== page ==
Arizona depends heavily on the Colorado River, and it is over-allocated, meaning, we collectively take more water from the system than nature puts in. To make matters worse, the Colorado River basin has been experiencing a prolonged drought of more than 20 years. When you take the longer term view, a lot of communities in Arizona are heavily dependent on fossil groundwater supplies. Once you pump them out, they’re gone forever. There are real problems looming when it comes to groundwater management and the Colorado River.

Aquafornia news Courthouse News Service

LA has plan for network of waterways in the land of cars

On Wednesday, Los Angeles County officials released their preliminary master plan for the river “reimagined” to support both ecosystems and people who live along [the LA River's] 51-mile corridor. … The long-awaited plan — the result of five years of input from community residents, organizations and people like renowned architect Frank Gehry — will provide a foundation as the region balances its duty to protect properties from flooding with the need for more access to natural environments.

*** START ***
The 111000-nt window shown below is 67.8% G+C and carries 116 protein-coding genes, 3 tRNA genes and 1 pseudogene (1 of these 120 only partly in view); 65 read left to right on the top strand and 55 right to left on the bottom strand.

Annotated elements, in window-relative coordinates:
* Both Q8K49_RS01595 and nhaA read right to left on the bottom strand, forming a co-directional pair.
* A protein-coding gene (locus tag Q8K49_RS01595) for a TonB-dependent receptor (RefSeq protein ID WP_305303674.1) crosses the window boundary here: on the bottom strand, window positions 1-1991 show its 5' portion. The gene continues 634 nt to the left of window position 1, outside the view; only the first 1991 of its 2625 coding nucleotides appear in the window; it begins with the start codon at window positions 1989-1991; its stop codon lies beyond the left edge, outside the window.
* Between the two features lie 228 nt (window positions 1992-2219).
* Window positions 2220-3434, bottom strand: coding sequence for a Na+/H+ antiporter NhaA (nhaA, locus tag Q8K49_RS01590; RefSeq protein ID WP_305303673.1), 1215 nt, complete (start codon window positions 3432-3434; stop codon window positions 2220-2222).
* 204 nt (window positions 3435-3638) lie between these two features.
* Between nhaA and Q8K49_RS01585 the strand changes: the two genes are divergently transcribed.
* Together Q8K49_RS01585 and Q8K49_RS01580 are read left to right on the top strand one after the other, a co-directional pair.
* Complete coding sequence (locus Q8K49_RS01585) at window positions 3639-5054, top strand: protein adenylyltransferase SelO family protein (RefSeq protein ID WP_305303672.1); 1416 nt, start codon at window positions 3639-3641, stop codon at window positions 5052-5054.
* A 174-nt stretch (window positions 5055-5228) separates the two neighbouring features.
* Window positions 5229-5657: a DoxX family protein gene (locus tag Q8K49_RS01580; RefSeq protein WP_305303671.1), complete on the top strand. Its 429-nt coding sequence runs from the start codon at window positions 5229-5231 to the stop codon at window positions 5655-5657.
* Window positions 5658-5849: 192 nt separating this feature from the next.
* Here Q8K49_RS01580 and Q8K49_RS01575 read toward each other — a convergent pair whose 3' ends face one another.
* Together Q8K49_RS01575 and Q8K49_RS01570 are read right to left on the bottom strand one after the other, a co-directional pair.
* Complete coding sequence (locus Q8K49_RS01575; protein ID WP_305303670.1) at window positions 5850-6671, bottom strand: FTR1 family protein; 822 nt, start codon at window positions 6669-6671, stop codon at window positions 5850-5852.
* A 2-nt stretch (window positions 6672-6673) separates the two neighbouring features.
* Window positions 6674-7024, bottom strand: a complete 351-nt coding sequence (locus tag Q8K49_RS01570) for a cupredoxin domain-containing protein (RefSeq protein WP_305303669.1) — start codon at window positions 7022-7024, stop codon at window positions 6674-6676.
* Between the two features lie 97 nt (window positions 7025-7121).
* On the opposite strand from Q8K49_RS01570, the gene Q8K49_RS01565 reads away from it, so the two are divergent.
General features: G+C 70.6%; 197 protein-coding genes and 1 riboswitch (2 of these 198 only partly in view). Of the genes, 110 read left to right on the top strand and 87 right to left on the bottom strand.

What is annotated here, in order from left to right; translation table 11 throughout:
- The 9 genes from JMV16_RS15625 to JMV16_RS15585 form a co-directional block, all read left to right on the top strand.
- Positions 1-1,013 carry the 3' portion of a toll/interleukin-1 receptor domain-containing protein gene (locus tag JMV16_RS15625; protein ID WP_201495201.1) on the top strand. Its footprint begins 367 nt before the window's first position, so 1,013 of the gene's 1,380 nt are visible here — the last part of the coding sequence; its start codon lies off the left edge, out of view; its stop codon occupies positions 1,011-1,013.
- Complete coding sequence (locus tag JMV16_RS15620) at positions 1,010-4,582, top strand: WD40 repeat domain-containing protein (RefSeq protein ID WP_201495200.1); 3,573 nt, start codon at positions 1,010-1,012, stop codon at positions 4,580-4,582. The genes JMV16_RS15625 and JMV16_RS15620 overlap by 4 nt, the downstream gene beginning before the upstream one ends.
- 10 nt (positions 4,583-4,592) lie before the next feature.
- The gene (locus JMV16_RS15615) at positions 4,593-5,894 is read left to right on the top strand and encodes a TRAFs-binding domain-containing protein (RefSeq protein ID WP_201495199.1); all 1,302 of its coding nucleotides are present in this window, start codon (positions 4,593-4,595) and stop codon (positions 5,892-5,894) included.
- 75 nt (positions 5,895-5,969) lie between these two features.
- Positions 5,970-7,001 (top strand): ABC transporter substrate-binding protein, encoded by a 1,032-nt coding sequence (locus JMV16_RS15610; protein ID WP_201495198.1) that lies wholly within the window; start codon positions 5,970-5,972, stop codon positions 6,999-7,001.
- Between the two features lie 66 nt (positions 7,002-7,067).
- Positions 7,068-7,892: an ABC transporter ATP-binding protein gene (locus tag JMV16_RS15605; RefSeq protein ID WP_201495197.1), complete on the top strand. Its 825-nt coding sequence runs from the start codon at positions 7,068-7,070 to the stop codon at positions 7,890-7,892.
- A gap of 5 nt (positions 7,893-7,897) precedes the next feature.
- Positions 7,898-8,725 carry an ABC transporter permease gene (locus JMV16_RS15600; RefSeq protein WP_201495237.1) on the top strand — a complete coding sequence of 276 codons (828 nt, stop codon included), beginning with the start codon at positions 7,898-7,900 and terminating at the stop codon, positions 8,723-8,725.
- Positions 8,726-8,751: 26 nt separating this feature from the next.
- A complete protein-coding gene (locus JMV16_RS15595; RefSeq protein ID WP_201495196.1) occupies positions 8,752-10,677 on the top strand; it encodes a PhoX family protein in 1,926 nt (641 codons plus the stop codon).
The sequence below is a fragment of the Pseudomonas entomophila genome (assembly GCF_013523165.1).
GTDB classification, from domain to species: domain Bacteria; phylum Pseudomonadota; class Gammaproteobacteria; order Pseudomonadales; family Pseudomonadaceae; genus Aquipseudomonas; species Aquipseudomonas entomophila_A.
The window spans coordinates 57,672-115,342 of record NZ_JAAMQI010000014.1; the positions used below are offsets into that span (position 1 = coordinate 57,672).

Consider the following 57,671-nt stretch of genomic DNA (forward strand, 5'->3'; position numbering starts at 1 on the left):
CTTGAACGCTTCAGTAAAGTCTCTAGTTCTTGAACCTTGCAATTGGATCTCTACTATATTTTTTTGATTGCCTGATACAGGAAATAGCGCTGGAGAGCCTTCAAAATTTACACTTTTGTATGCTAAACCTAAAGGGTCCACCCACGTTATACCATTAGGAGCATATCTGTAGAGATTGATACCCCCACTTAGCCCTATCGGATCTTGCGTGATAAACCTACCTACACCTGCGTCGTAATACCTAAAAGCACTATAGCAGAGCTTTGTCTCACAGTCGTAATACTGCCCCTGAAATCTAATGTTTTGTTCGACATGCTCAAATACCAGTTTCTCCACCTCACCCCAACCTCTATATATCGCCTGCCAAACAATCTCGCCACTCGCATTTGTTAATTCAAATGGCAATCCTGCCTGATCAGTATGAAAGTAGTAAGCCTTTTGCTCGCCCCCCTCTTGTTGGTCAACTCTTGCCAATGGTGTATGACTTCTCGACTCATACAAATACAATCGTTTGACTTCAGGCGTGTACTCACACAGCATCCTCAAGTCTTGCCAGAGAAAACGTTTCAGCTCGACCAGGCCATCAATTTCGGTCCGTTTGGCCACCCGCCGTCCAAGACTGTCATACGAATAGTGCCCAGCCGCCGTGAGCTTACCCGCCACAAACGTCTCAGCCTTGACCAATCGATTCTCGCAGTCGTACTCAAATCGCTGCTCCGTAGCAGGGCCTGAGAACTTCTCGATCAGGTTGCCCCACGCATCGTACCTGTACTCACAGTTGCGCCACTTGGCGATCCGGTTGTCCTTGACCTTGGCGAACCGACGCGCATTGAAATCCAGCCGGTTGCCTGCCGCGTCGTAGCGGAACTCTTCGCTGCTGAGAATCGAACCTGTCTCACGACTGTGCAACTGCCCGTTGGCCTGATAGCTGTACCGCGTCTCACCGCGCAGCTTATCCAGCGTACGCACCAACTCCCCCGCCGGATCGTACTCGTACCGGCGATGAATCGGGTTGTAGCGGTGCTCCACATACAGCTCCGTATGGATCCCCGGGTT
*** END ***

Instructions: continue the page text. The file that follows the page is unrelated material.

Aquafornia news Kings River Conservation District

News Release: KRCD joins over 200 organizations urging President-elect Joe Biden to address aging water infrastructure

A national coalition of over 200 agricultural organizations and urban and rural water districts urged President-elect Joe Biden and congressional leadership to address aging Western water infrastructure in any potential infrastructure or economic recovery package. Kings River Conservation District was among the organizations to sign on to the letter.

Aquafornia news Patch

LA River master plan focuses on water quality, parks access

Eco-friendly projects designed to improve water quality and increase access to parks while addressing social issues in surrounding communities are among the goals of an updated master plan to revitalize the Los Angeles River, released Wednesday.